Why Every Professional Needs a Personal Website

Categorized as Branding, Opinion

Let’s face it. The internet has transformed how we interact, connect, and share our knowledge. If you’re not putting yourself out there with a personal brand, you might as well be invisible.

While social media platforms have become some of the most popular marketing channels for brands to establish their online presence, they are inherently limited by their design, causing a risk to long-term brand building.

The SEO Advantage: Where social media falls short

Although social media platforms excel at building awareness and generating an audience, their content is often not indexed by search engines. This means that your knowledge, expertise, and the time spent producing social media content may never be discovered by people searching for information in your area of expertise. And when social posts do get discovered in search, they can’t provide the same layer of depth you can create from a well high-quality piece of web content.

On the other hand, blogs, articles, and case studies published on your website are all indexable and appear in search results. When produced correctly, a page/post should have several keyword-rich headlines, quality metadata, compelling body copy, and image optimization. With the right strategy, it’s relatively easy to build tens of thousands of keyword-relevant content on your website that will help you build long-term authority with not only your fans, but search engines across the world—not just Google.

Building on Borrowed Land: The risks of relying on social media

Relying solely on social media platforms to build a brand is like building your dream home on rented land. You may not have complete control over your content strategy, and the platform’s policies or content algorithms can change at any moment. Or worse, they could easily fade away like we’ve seen with Myspace, Vine, and even Snapchat to some degree. 

Also, you don’t own your social media accounts, making you vulnerable to sudden suspensions, deletions, and restrictions. I’ve personally seen and heard stories of branded social media accounts getting suspended from sharing content for games like Call of Duty because they’re talking about war-related topics. Education accounts have been flagged for discussing topics deemed too sensitive or inappropriate when you can read about them on Wikipedia. It’s a fact that certain keywords on social media get flagged by automated systems that can lead to deprioritizing your content in social feeds, essentially losing authority.

I knew of an artisan jewelry maker who sold their products through Instagram. Their account was hijacked, they lost sales for multiple weeks, and they had to start a new account from scratch and then try to migrate their audience to a new profile.

Everyone knows a story about one of these examples. This is another reason why you need a website.

Ownership and Control: The benefit of personal websites

When you build a website, especially with a platform like WordPress, you physically own your site, including all its content, media files, and code. This means that you can take your website to any public host or private server, giving you complete control over your online identity. You can publish anything you desire, with any length in any format, without the limitations of social media content specs.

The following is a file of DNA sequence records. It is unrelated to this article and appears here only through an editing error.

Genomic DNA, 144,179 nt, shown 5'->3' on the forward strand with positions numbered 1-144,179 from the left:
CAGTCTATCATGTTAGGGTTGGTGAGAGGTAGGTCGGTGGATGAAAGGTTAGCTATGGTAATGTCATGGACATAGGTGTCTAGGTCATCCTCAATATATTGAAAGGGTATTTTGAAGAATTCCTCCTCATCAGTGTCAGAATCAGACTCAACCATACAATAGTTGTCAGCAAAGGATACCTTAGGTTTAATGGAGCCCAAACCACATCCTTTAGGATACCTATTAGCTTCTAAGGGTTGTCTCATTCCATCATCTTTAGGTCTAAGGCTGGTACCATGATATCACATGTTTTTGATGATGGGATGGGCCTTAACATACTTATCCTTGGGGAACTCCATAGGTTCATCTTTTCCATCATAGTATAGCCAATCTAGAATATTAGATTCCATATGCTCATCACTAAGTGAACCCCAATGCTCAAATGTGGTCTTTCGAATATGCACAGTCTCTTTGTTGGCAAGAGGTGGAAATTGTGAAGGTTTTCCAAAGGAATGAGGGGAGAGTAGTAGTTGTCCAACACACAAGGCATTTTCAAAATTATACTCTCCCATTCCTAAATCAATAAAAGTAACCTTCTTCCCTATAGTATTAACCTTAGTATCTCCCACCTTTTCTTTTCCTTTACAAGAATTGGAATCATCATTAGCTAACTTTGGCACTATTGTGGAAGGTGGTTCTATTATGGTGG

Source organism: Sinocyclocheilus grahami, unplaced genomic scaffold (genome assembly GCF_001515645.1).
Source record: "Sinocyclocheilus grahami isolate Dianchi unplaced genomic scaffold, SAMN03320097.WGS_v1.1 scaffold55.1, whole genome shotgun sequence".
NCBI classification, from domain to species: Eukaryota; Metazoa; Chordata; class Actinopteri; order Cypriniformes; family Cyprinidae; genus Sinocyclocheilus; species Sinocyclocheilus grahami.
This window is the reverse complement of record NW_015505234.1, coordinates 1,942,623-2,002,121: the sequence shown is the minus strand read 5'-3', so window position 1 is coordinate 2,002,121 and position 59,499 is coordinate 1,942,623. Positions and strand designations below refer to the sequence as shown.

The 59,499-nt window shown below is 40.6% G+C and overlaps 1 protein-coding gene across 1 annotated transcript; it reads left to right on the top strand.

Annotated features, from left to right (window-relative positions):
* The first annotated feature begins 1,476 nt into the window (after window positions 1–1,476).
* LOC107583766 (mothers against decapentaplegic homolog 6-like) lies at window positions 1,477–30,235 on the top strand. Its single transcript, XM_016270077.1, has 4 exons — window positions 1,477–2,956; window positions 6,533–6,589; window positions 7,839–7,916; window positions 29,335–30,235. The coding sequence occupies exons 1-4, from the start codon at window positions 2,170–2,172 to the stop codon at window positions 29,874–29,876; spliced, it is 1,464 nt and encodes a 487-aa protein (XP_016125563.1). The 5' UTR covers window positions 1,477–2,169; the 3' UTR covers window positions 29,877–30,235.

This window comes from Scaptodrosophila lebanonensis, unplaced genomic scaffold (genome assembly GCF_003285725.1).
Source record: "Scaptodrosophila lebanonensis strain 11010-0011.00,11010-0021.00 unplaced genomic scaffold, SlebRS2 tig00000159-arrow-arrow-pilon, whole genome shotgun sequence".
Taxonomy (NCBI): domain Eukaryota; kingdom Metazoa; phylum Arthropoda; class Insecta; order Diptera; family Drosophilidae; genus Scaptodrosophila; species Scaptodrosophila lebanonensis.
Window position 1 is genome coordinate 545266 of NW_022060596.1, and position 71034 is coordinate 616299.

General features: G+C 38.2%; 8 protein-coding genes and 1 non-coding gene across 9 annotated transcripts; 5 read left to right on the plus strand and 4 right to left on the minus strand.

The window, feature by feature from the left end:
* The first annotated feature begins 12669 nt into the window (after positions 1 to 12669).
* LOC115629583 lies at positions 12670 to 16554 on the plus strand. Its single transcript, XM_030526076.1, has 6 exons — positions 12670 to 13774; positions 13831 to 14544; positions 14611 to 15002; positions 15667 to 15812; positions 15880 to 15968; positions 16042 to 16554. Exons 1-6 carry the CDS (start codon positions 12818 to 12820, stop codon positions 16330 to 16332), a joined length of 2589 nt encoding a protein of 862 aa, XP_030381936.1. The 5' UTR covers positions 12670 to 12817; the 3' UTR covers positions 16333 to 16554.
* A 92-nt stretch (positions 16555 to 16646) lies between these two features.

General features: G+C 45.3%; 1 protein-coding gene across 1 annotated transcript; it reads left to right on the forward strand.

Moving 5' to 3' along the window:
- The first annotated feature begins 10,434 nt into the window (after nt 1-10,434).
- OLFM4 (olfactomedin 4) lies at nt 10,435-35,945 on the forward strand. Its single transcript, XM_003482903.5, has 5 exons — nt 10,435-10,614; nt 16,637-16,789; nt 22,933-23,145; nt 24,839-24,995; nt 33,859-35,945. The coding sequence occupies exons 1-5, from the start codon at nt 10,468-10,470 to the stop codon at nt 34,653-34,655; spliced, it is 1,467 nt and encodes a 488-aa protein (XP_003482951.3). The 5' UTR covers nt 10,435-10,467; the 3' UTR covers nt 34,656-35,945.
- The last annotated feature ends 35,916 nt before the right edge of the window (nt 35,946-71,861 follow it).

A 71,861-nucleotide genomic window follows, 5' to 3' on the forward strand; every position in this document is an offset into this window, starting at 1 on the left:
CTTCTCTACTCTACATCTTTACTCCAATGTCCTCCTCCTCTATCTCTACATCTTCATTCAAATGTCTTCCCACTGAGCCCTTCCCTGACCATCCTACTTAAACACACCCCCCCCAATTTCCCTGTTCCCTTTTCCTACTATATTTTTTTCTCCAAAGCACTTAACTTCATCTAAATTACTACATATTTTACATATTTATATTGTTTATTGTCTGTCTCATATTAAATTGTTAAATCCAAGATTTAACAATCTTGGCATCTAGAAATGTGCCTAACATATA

While website builders like Squarespace offer user-friendly interfaces and visually appealing templates, they often come with limitations in terms of advanced customization and flexibility compared to WordPress. You’re also conforming to their platform’s pricing structure, and have to pay whatever they ask unless you want your website taken offline.

There’s no shortage of resources online that compare the pros and cons of popular website platforms. Depending on the requirements for your website, a site with Squarespace might be a worthy option.

Social Media Lifespan: The longevity of website content

Social media platforms are designed for rapid consumption, where posts have a short lifespan and quickly lose traction as they get buried under an avalanche of new content.

This pure nature of social media content means that the time, effort, and resources invested in creating them often yield only short-term engagement and limited visibility. On top of that, social media algorithms prioritize content that is recent and generates high engagement, making it difficult for older posts to resurface and reach new audiences.

Investing that time and effort in creating high-quality content for your website has the potential for lasting impact and long-term value. When you publish well-researched, informative, and engaging content on your website, you’re investing in a resource that can continue to attract visitors, leads, and fans for months or even years.

Looking Professional: Popular figures with websites

There’s a level of professionalism that comes with a personal website. What sounds better: telling someone to check out your Instagram and send you a DM, or telling someone to check out the portfolio on your website and send you an email?

Look at popular figures like Tim Ferris, Peter McKinnon, and Mattew Encina. They all have personal websites that serve as the cornerstone of their online identity. Their sites act as hubs for their content, achievements, and expertise, making it easy for their audience to access and explore their work. This is exactly why I have my website.

Closing thoughts

While social media can be a valuable tool for building awareness and engaging with your audience, it should not be the sole foundation of your personal brand. I challenge you to create a personal website so that you can achieve better visibility through search engines, maintain ownership and control over your content, and establish a central hub for your digital identity.